I believe one of the things the auditors suggested with building up a
reserve fund large enough to fund (I think) 6 months of activities. I
think the board did intend to try and do that, but I don't think the
budget includes putting anything towards it...

Being able to fund activities off capital gains would be very useful,
but really it requires large endowments to work. Building up a fund
from small fundraisers isn't going to work.

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Re: Putting the Foundation back in WMF

Gerard Meijssen-3
In reply to this post by Lars Aronsson
Hoi,
If you take last years money and had converted it to euros, the money would
be more valuable in dollar terms then the 4% interest that you indicate.
Also on euro you can get 4% interest. My point is not about the dollar or
the euro; when you spend when you get it, the difference is not that
relevant.  At this moment in time we are raising more money then in the
previous round from donations. We are still growing rapidly in many
projects. Wiktionary for instance is doing really well (check Alexa) :) and
it is not the only project that does really well. There are many untapped
possibilities for getting funding. It needs effort, it needs money to make
money

Last year some people made a lot of ugly noises during the fund drive. It
may be the reason why we do not have matching donations. I think it shows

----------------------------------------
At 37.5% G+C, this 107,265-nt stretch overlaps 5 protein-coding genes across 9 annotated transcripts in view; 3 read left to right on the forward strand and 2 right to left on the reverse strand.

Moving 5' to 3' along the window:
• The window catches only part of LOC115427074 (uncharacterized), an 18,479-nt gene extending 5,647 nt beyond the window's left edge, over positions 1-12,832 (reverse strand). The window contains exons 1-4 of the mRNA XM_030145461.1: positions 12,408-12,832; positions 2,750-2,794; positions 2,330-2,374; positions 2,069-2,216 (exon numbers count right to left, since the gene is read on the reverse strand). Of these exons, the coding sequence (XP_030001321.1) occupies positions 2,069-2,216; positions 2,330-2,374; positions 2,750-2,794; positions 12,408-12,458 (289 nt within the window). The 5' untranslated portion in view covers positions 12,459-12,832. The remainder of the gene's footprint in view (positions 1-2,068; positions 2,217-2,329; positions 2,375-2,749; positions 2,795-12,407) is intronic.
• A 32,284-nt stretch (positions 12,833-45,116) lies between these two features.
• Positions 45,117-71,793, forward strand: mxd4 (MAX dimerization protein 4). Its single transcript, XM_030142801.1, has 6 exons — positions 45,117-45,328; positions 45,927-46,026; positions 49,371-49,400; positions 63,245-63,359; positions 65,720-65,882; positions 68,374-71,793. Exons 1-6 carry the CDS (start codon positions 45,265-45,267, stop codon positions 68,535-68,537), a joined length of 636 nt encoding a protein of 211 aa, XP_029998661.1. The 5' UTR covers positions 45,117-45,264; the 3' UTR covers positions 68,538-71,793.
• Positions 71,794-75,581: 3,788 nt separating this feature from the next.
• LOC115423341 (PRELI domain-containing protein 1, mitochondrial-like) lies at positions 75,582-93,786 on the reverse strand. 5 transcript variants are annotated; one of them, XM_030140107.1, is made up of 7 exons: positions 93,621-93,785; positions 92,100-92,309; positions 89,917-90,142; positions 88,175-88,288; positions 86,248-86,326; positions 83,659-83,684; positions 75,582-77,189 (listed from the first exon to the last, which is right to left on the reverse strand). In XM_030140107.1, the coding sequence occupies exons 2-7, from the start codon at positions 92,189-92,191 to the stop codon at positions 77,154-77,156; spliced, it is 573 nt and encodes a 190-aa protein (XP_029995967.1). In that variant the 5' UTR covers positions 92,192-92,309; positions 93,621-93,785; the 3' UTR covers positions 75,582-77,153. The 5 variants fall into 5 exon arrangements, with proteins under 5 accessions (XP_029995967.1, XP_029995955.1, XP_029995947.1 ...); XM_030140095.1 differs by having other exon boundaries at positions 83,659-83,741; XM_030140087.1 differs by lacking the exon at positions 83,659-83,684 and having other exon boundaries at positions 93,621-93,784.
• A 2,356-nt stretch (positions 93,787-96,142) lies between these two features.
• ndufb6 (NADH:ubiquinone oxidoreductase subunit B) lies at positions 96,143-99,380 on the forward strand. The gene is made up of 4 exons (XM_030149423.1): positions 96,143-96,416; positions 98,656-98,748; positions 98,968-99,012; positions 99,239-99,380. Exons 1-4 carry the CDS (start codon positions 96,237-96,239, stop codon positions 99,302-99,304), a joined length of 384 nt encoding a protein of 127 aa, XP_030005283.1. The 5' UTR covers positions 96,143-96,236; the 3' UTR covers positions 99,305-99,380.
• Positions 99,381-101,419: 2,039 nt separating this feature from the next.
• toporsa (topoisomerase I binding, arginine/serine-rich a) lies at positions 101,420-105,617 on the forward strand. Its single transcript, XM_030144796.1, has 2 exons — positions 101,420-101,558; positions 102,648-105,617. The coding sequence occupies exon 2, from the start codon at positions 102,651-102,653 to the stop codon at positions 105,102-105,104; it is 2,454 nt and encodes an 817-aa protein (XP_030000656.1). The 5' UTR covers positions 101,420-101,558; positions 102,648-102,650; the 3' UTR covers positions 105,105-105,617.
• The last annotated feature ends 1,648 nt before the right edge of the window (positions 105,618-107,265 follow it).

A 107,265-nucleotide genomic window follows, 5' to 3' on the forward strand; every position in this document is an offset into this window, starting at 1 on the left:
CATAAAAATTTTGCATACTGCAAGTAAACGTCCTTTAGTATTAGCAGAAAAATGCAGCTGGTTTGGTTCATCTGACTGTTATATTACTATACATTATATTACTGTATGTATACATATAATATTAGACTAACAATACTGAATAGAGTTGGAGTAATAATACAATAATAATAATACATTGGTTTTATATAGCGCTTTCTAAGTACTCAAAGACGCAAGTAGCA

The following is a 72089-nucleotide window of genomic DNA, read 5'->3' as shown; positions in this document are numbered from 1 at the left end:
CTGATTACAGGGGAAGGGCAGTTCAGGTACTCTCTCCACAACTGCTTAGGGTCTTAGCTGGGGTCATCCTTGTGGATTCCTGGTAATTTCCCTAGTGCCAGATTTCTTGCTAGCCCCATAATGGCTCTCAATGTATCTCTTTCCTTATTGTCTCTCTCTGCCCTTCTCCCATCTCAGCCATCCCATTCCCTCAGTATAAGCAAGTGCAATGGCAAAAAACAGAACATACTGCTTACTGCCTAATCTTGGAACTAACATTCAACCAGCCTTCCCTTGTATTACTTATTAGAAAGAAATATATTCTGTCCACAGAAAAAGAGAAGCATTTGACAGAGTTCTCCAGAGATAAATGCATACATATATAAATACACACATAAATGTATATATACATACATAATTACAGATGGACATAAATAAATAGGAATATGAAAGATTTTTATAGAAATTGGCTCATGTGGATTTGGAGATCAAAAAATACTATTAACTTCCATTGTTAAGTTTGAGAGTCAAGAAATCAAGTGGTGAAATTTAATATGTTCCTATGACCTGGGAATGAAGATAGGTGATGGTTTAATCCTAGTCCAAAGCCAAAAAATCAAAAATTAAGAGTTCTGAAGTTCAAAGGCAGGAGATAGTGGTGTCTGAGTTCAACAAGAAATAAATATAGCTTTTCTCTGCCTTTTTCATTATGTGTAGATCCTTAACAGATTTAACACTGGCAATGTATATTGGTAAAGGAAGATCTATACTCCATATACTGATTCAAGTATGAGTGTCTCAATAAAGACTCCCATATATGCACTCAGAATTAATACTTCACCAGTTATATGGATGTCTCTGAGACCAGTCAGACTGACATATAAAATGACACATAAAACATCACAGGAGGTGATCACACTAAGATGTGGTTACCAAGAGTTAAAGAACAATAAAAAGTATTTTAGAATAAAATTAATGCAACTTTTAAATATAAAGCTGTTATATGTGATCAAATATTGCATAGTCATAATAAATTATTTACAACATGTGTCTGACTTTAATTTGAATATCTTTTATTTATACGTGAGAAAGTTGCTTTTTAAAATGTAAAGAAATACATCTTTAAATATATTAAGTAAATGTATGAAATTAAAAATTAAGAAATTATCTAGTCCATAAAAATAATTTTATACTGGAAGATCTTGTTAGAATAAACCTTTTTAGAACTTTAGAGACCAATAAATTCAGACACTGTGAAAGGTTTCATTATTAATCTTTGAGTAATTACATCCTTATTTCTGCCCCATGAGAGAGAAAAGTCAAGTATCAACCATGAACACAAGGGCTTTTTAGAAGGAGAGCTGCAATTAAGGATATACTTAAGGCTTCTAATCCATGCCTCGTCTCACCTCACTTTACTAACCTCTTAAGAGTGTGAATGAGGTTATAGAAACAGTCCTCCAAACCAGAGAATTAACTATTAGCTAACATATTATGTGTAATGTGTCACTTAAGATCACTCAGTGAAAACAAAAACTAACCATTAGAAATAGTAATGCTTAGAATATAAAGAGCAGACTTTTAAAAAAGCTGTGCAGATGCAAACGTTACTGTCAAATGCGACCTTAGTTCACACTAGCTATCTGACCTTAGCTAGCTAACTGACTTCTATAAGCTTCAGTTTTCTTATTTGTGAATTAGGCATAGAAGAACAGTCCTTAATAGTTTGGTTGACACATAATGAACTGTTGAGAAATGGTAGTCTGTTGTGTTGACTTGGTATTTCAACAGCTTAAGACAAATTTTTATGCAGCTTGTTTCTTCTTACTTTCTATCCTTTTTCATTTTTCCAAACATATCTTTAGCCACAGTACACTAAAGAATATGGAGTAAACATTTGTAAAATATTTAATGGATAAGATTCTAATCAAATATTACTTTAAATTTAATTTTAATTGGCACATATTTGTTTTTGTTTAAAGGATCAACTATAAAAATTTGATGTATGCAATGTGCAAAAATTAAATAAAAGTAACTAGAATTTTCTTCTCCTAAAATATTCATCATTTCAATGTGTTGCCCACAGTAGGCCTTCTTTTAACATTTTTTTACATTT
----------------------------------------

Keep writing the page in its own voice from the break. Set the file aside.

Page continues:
how irresponsible this has been.

When we are going for the defensive measures you suggest, we will not have
enough money for our current budget. We will not be able to expand into
sourly needed capability. I do not know how to defend the defensive
financing that you propose.
Thanks,
    GerardM

On Nov 16, 2007 10:41 PM, Lars Aronsson <[hidden email]> wrote:

>
> Already from the start, the word "foundation" in the title of the
> Wikimedia Foundation has caused confusion.  In Florida, you
> register a corporation, and "foundation" is just part of a name.
> In some countries in Europe, there are completely different laws
> for corporations, associations and foundations (German: Stiftung).
>
> In short, a foundation (Stiftung) is an immutable long-term,
> self-governing holder of money.  A typically example is the Nobel
> Foundation, which holds the money inherited from Alfred Nobel, and
> every year spends the interest on the Nobel Prizes.
>
> Apparently, the WMF has a problem to foresee how much each year's